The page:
On the night when he was betrayed, the Lord Jesus took some bread and gave thanks to God for it. Then he broke it in pieces and said, “This is my body, which is given for you. Do this in remembrance of me.” In the same way, he took the cup of wine after supper, saying, “This cup is the new covenant between God and his people. 1 Corinthians 11:23-25 NLT
After seeing the bread, I couldn’t help but wonder about the juice.
At the first church I pastored, the chairman of deacons carried the responsibility of preparing the elements for the Lord’s Supper. Being a conservative sort of chap, he always bought a large pack of crackers and a deluxe size grape juice. Since he demonstrated faithfulness to his duties, I never worried about things being ready and in order.
We had a small congregation and hardly made a dent was made in the elements. When the chairman finished preparing the crackers and juice, he returned them to a dark cabinet. On the ninth month of the year—we only observed Communion once a quarter—the chairman pulled out the same box of crackers and the same bottle of juice.
I stood before the congregation, waiting on the deacons to pass out the elements to the congregants. When they returned with the crackers, I looked down to pick up my cracker, say a Bible verse, and invite the members to eat with me as we remembered the broken body of Christ. As I reached for my cracker, I saw a maggot crawling around in the plate. What was I to do? I carefully selected a cracker far away from the varmint and continued with the service. The crackers were stale.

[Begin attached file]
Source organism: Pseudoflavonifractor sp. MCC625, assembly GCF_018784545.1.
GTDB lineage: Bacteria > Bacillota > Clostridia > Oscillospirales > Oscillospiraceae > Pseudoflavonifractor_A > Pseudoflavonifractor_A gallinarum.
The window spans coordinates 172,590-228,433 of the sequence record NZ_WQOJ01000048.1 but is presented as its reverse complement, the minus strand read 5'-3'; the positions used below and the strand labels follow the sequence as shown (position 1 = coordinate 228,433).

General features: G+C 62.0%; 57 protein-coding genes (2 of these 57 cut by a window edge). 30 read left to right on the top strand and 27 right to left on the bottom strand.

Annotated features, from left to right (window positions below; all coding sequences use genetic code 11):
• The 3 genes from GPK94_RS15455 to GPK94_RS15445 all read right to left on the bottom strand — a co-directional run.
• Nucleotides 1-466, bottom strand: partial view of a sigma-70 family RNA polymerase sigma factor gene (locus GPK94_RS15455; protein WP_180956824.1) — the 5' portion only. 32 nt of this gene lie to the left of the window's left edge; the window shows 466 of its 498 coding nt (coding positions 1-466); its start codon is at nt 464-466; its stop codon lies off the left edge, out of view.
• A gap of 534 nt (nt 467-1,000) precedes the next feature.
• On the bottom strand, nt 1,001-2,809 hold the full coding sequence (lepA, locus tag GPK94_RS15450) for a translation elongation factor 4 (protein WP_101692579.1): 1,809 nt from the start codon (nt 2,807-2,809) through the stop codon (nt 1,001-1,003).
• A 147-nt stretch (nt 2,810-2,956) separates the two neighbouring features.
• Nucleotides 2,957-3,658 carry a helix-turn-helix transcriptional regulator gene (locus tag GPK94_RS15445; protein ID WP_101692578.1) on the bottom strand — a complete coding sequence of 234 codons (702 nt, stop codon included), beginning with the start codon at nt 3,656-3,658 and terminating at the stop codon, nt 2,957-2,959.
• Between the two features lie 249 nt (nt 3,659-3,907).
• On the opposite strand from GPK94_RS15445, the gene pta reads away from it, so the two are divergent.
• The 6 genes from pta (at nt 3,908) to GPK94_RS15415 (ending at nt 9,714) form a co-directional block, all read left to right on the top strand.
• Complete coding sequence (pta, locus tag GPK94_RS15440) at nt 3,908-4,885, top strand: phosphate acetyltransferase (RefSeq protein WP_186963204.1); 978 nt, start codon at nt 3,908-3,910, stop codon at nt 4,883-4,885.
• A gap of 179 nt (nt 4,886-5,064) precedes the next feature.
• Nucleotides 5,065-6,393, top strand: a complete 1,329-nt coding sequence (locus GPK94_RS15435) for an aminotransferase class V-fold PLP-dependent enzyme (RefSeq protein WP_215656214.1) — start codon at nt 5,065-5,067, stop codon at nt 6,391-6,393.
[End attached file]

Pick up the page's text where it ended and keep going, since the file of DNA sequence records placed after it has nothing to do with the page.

Next came partaking of the juice. I wondered what we were in store for. The deacons passed it out and returned the remaining cups to the table. I reached down, picked up mine, said a Bible verse, and invited the members to drink as we remembered the blood Jesus shed for us. Coughs reverberated throughout the congregation. Obviously, I had no wine drinkers among my members, for the juice had almost fermented.
My chairman and I had a talk after this experience. No more using of leftover bread and juice unless it had been refrigerated. And he was to buy smaller quantities. We laughed about it—as did everyone else I told—but a lesson emerged.
Our experience was distasteful, but so was Jesus’. Soldiers battered and bruised His body, out of hate and misunderstanding of who He was. He endured for us. When we received the crackers, we remember that. The blood He shed was for our sins. He embodied the perfect sacrifice. The juice reminds of that.
Next time you partake of the Lord’s Supper, remember the elements represent what Jesus did for you.
Prayer: Father, thank You for sending Your Son to do for us what we could not do for ourselves.